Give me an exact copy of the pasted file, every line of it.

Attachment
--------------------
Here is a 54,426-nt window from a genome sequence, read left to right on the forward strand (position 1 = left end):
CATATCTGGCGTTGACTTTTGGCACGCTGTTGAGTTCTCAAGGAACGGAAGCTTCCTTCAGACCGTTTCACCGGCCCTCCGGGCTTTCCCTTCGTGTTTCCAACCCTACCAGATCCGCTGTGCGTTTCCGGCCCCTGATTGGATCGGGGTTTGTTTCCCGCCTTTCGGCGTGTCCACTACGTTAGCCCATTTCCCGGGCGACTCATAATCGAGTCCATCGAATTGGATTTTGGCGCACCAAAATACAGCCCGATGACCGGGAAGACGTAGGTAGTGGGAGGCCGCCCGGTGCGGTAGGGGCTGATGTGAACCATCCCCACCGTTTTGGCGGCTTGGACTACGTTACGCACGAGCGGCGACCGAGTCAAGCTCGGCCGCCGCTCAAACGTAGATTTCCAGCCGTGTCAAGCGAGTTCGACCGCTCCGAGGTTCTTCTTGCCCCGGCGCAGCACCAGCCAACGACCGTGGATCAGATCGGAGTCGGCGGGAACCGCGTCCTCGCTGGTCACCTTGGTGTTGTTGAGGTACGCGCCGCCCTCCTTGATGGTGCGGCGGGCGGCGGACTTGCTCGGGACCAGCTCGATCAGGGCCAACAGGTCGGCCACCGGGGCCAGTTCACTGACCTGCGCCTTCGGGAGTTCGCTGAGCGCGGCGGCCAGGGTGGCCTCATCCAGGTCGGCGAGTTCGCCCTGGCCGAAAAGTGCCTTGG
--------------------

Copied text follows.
Here is a 54,426-nt window from a genome sequence, read left to right on the forward strand (position 1 = left end):
CATATCTGGCGTTGACTTTTGGCACGCTGTTGAGTTCTCAAGGAACGGAAGCTTCCTTCAGACCGTTTCACCGGCCCTCCGGGCTTTCCCTTCGTGTTTCCAACCCTACCAGATCCGCTGTGCGTTTCCGGCCCCTGATTGGATCGGGGTTTGTTTCCCGCCTTTCGGCGTGTCCACTACGTTAGCCCATTTCCCGGGCGACTCATAATCGAGTCCATCGAATTGGATTTTGGCGCACCAAAATACAGCCCGATGACCGGGAAGACGTAGGTAGTGGGAGGCCGCCCGGTGCGGTAGGGGCTGATGTGAACCATCCCCACCGTTTTGGCGGCTTGGACTACGTTACGCACGAGCGGCGACCGAGTCAAGCTCGGCCGCCGCTCAAACGTAGATTTCCAGCCGTGTCAAGCGAGTTCGACCGCTCCGAGGTTCTTCTTGCCCCGGCGCAGCACCAGCCAACGACCGTGGATCAGATCGGAGTCGGCGGGAACCGCGTCCTCGCTGGTCACCTTGGTGTTGTTGAGGTACGCGCCGCCCTCCTTGATGGTGCGGCGGGCGGCGGACTTGCTCGGGACCAGCTCGATCAGGGCCAACAGGTCGGCCACCGGGGCCAGTTCACTGACCTGCGCCTTCGGGAGTTCGCTGAGCGCGGCGGCCAGGGTGGCCTCATCCAGGTCGGCGAGTTCGCCCTGGCCGAAAAGTGCCTTGG